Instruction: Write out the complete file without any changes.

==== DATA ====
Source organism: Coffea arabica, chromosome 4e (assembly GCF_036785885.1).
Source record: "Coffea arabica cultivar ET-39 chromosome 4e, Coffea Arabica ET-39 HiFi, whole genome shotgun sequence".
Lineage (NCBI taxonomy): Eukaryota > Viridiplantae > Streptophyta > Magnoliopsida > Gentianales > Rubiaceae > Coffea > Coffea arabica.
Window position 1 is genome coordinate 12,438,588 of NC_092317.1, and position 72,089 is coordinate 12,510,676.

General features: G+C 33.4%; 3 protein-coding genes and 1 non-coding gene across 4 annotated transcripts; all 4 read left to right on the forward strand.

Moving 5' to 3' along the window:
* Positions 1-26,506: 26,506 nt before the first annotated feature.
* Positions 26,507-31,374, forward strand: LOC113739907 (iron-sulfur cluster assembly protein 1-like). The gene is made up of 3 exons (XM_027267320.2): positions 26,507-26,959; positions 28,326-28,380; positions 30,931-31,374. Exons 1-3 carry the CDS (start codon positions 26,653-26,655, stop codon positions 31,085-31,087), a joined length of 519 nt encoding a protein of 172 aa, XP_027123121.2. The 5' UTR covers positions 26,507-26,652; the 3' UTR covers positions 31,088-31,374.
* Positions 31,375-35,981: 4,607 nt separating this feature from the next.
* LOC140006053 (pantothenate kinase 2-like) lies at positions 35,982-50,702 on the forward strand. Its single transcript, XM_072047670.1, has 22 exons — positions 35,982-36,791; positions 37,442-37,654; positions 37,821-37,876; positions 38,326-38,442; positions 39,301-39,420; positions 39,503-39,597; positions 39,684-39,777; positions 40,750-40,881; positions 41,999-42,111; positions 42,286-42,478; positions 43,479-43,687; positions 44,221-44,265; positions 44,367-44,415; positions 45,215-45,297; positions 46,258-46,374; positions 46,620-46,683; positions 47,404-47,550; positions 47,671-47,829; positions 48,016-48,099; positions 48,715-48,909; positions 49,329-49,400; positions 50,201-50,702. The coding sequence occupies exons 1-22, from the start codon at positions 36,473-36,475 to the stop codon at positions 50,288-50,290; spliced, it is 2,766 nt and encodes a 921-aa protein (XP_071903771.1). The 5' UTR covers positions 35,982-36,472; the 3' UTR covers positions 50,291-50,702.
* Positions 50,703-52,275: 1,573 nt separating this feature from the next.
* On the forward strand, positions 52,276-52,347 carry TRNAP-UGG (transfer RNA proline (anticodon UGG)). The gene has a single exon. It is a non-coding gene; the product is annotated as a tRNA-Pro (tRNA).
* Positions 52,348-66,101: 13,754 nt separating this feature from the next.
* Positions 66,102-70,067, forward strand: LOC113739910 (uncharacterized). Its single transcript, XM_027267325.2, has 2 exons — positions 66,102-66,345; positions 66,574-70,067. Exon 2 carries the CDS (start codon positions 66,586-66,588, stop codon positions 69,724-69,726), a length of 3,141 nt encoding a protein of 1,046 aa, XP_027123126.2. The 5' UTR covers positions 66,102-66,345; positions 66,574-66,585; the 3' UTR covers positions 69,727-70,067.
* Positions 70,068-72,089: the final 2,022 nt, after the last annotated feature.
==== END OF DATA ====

Source organism: Coffea arabica, chromosome 4e (assembly GCF_036785885.1).
Source record: "Coffea arabica cultivar ET-39 chromosome 4e, Coffea Arabica ET-39 HiFi, whole genome shotgun sequence".
Lineage (NCBI taxonomy): Eukaryota > Viridiplantae > Streptophyta > Magnoliopsida > Gentianales > Rubiaceae > Coffea > Coffea arabica.
Window position 1 is genome coordinate 12,438,588 of NC_092317.1, and position 72,089 is coordinate 12,510,676.

General features: G+C 33.4%; 3 protein-coding genes and 1 non-coding gene across 4 annotated transcripts; all 4 read left to right on the forward strand.

Moving 5' to 3' along the window:
* Positions 1-26,506: 26,506 nt before the first annotated feature.
* Positions 26,507-31,374, forward strand: LOC113739907 (iron-sulfur cluster assembly protein 1-like). The gene is made up of 3 exons (XM_027267320.2): positions 26,507-26,959; positions 28,326-28,380; positions 30,931-31,374. Exons 1-3 carry the CDS (start codon positions 26,653-26,655, stop codon positions 31,085-31,087), a joined length of 519 nt encoding a protein of 172 aa, XP_027123121.2. The 5' UTR covers positions 26,507-26,652; the 3' UTR covers positions 31,088-31,374.
* Positions 31,375-35,981: 4,607 nt separating this feature from the next.
* LOC140006053 (pantothenate kinase 2-like) lies at positions 35,982-50,702 on the forward strand. Its single transcript, XM_072047670.1, has 22 exons — positions 35,982-36,791; positions 37,442-37,654; positions 37,821-37,876; positions 38,326-38,442; positions 39,301-39,420; positions 39,503-39,597; positions 39,684-39,777; positions 40,750-40,881; positions 41,999-42,111; positions 42,286-42,478; positions 43,479-43,687; positions 44,221-44,265; positions 44,367-44,415; positions 45,215-45,297; positions 46,258-46,374; positions 46,620-46,683; positions 47,404-47,550; positions 47,671-47,829; positions 48,016-48,099; positions 48,715-48,909; positions 49,329-49,400; positions 50,201-50,702. The coding sequence occupies exons 1-22, from the start codon at positions 36,473-36,475 to the stop codon at positions 50,288-50,290; spliced, it is 2,766 nt and encodes a 921-aa protein (XP_071903771.1). The 5' UTR covers positions 35,982-36,472; the 3' UTR covers positions 50,291-50,702.
* Positions 50,703-52,275: 1,573 nt separating this feature from the next.
* On the forward strand, positions 52,276-52,347 carry TRNAP-UGG (transfer RNA proline (anticodon UGG)). The gene has a single exon. It is a non-coding gene; the product is annotated as a tRNA-Pro (tRNA).
* Positions 52,348-66,101: 13,754 nt separating this feature from the next.
* Positions 66,102-70,067, forward strand: LOC113739910 (uncharacterized). Its single transcript, XM_027267325.2, has 2 exons — positions 66,102-66,345; positions 66,574-70,067. Exon 2 carries the CDS (start codon positions 66,586-66,588, stop codon positions 69,724-69,726), a length of 3,141 nt encoding a protein of 1,046 aa, XP_027123126.2. The 5' UTR covers positions 66,102-66,345; positions 66,574-66,585; the 3' UTR covers positions 69,727-70,067.
* Positions 70,068-72,089: the final 2,022 nt, after the last annotated feature.